When it comes to lassoing the thousand demands on our attention, we all have different strategies. A daily Post-it note on your desk, a detailed planner–maybe even alerts on your phone. But one to rule them all might just be the new Google Inbox. If you have a Gmail account, and if you are a teacher, you’ll want to upgrade the desktop version and replace the app on mobile devices with Inbox today. Here’s why:
You can snooze emails for later. I don’t know about you, but when I receive 11 high-priority emails simultaneously, but only have time to address 3, it translates to instant background worry that the other 8 will slip through the cracks. This is one of many reasons I love the snooze feature. If you know you’ll have time to email Johnny’s dad back later that evening, or maybe tomorrow morning, you can easily dismiss it until that time. Not sure when you’ll have time to revisit an idea introduced in an email (like an annual conference or newsletter on an interesting gadget), but know you don’t want to forget it forever? Just snooze until “Someday.”
You can create Reminders. Watch your email inbox become a neat, one-stop for all school-related to-do’s. When you hover over the bottom right circle, you can either compose an email or add a reminder for yourself that gets added into your inbox. You can also schedule these to display at specific dates/times or preset times (ie, “This weekend”). No more leaving to fate (or sticky notes) your intention to follow-up with Susie on her book choice next Monday, or to share that new resource with your grade level team. The mobile app is just as adept at this.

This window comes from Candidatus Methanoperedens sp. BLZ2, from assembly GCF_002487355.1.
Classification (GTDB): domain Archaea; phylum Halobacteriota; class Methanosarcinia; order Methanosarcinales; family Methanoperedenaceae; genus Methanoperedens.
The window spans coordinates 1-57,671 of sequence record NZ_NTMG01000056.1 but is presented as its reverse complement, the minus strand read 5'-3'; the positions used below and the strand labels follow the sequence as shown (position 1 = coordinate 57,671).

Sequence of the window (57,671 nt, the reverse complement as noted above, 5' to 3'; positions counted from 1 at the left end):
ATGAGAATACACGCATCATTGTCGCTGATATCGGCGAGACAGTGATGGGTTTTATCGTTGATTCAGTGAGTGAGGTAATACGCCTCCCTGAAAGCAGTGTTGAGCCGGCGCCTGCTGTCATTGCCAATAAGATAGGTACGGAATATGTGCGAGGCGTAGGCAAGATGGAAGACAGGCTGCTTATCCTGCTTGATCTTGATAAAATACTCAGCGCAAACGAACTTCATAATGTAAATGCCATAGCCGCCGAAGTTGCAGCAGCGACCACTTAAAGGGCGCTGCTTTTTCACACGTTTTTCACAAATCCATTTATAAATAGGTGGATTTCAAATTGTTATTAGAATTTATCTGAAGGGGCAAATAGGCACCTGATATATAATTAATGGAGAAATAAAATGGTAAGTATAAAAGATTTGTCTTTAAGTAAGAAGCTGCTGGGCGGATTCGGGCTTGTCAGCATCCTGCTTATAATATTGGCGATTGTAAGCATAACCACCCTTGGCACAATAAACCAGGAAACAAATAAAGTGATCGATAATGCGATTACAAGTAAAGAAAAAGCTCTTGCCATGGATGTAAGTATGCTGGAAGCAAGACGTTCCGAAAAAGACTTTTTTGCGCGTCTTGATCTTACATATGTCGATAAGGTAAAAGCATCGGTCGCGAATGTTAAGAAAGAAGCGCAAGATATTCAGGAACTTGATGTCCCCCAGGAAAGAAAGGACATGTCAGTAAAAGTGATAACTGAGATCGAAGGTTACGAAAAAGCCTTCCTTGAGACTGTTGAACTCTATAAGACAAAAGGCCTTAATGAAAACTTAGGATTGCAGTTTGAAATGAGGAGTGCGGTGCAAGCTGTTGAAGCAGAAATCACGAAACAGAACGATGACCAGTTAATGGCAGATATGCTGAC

It will conveniently group your emails. Instead of every. single. email. cluttering up your screen in a long list, you can utilize Inbox’s bundling feature. For instance, instead of rows and rows of emails from Scholastic, Youtube, and DonorsChoose interspersed among more pressing emails, you can set them to show up in one Updates bundle line that expands when you click on it. Other bundles include Purchases, Finance, Promos, Trips, and Saved–and you can even make your own.